Factors influencing research engagement: research interest, confidence and experience in an Australian speech-language pathology workforce
1 Speech Pathology Department, Princess Alexandra Hospital, Brisbane, Australia
2 Division of Speech Pathology, The University of Queensland, Brisbane, Australia
3 Centre for Functioning and Health Research, Queensland Health, Brisbane, Australia
4 Behavioural Basis of Health, Griffith Health Institute, Griffith University, Brisbane, Australia
5 Metro North Health Service District, Queensland Health, Brisbane, Australia
6 School of Public Health & Social Work and Institute of Health and Biomedical Innovation, Queensland University of Technology, Brisbane, Australia
Citation and License
BMC Health Services Research 2013, 13:144 doi:10.1186/1472-6963-13-144Published: 19 April 2013
Recent initiatives within an Australia public healthcare service have seen a focus on increasing the research capacity of their workforce. One of the key initiatives involves encouraging clinicians to be research generators rather than solely research consumers. As a result, baseline data of current research capacity are essential to determine whether initiatives encouraging clinicians to undertake research have been effective. Speech pathologists have previously been shown to be interested in conducting research within their clinical role; therefore they are well positioned to benefit from such initiatives. The present study examined the current research interest, confidence and experience of speech language pathologists (SLPs) in a public healthcare workforce, as well as factors that predicted clinician research engagement.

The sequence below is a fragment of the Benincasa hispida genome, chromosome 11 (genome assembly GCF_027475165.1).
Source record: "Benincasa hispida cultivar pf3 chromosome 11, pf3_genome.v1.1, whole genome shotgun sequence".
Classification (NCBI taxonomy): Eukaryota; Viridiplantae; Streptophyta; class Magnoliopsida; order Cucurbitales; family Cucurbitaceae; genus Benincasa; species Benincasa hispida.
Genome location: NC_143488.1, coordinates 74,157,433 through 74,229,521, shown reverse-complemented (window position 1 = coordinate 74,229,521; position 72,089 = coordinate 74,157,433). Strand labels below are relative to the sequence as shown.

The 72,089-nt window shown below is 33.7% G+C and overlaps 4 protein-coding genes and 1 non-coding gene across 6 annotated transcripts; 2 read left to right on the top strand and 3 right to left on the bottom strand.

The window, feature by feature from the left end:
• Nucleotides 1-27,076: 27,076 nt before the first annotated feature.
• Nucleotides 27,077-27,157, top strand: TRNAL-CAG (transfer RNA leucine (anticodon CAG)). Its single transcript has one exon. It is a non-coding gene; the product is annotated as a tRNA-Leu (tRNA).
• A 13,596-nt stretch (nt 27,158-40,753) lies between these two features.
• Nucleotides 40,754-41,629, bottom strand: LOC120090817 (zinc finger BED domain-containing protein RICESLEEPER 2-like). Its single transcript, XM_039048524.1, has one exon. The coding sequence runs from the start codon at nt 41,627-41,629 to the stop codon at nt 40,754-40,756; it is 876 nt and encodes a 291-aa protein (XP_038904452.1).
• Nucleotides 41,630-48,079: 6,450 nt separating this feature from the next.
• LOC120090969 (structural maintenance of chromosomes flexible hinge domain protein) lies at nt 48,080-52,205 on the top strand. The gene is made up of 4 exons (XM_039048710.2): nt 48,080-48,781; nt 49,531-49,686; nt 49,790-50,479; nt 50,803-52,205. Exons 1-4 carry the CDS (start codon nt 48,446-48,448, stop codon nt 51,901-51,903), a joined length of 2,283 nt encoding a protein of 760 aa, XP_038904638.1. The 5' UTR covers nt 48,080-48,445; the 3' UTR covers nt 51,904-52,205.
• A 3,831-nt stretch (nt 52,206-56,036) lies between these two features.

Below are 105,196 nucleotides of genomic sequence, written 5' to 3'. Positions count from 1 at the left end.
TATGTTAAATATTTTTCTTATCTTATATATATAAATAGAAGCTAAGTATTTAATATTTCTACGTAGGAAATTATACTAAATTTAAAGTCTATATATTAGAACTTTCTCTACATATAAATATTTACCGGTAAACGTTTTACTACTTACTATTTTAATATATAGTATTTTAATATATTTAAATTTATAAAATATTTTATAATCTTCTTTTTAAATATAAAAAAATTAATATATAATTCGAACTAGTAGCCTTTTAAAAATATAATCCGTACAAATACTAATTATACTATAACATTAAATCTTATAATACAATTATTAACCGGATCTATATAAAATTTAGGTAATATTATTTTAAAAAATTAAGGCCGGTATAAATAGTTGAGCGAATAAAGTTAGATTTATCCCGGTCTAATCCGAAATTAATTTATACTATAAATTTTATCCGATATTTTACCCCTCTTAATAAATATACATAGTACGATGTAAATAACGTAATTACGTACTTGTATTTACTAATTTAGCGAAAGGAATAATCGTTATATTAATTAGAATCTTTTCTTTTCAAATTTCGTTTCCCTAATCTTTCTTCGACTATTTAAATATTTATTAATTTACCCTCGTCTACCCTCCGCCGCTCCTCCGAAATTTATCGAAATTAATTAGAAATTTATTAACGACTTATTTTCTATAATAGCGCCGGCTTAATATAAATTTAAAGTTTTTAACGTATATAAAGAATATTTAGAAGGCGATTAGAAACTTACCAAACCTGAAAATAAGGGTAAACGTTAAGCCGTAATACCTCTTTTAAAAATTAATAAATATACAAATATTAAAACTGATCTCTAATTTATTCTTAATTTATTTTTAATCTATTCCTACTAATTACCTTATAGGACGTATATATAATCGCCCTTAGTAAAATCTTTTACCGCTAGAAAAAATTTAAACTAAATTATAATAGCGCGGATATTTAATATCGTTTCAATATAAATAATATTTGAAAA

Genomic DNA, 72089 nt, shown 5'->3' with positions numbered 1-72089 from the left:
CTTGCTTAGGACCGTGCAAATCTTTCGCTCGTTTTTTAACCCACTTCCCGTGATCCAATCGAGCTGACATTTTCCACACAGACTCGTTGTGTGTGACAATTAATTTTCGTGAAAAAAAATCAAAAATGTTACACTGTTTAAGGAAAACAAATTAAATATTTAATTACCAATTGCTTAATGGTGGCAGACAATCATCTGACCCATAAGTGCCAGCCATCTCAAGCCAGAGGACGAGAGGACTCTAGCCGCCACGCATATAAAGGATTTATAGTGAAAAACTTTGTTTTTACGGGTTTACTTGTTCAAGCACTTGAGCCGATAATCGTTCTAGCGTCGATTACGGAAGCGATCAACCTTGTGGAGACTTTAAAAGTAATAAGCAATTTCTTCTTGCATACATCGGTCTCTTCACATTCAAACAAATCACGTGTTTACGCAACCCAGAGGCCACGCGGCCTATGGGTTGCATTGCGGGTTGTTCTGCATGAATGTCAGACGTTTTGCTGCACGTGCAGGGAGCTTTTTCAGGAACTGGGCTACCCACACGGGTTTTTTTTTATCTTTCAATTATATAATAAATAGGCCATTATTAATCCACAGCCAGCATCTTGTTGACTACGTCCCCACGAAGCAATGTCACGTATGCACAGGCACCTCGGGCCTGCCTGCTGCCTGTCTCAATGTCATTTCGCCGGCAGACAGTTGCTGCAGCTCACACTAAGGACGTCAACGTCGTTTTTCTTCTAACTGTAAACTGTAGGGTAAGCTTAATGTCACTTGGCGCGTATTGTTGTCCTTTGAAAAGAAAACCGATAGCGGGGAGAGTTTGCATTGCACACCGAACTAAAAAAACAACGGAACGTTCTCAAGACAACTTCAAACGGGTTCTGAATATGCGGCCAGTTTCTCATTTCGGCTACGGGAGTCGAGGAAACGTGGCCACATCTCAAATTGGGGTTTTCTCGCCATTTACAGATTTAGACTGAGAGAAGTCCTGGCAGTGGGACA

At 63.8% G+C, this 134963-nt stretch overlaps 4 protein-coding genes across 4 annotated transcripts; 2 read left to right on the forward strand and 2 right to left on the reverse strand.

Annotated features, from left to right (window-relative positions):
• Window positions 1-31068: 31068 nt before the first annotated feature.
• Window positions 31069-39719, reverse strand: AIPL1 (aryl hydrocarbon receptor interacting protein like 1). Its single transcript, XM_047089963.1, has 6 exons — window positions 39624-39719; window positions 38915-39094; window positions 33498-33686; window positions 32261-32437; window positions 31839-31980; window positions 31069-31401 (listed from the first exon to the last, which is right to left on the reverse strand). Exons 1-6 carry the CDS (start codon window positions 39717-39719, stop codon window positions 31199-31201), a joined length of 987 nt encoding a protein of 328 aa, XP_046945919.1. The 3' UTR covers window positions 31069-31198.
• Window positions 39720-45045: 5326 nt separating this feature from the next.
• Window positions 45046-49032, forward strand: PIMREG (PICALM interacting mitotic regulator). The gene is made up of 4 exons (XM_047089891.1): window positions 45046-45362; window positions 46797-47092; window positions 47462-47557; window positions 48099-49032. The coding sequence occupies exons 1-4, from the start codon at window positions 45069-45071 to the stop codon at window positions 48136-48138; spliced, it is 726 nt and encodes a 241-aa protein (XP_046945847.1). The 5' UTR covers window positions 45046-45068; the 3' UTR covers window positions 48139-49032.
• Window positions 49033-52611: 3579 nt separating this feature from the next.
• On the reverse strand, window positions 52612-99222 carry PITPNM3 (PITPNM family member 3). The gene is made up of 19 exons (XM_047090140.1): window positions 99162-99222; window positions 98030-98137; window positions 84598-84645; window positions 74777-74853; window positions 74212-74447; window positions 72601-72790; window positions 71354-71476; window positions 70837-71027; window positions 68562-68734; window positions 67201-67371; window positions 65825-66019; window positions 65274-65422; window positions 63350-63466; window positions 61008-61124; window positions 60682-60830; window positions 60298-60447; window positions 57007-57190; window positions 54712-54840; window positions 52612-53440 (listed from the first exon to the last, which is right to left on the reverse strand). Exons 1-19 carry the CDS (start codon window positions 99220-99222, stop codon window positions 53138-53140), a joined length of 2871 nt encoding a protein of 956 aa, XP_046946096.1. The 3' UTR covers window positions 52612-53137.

Data were collected via an online survey emailed to an estimated 330 SLPs working within Queensland, Australia. The survey consisted of 30 questions relating to current levels of interest, confidence and experience performing specific research tasks, as well as how frequently SLPs had performed these tasks in the last 5 years.
Although 158 SLPs responded to the survey, complete data were available for only 137. Respondents were more confident and experienced with basic research tasks (e.g., finding literature) and less confident and experienced with complex research tasks (e.g., analysing and interpreting results, publishing results). For most tasks, SLPs displayed higher levels of interest in the task than confidence and experience. Research engagement was predicted by highest qualification obtained, current job classification level and overall interest in research.
Respondents generally reported levels of interest in research higher than their confidence and experience, with many respondents reporting limited experience in most research tasks. Therefore SLPs have potential to benefit from research capacity building activities to increase their research skills in order to meet organisational research engagement objectives. However, these findings must be interpreted with the caveats that a relatively low response rate occurred and participants were recruited from a single state-wide health service, and therefore may not be representative of the wider SLP workforce.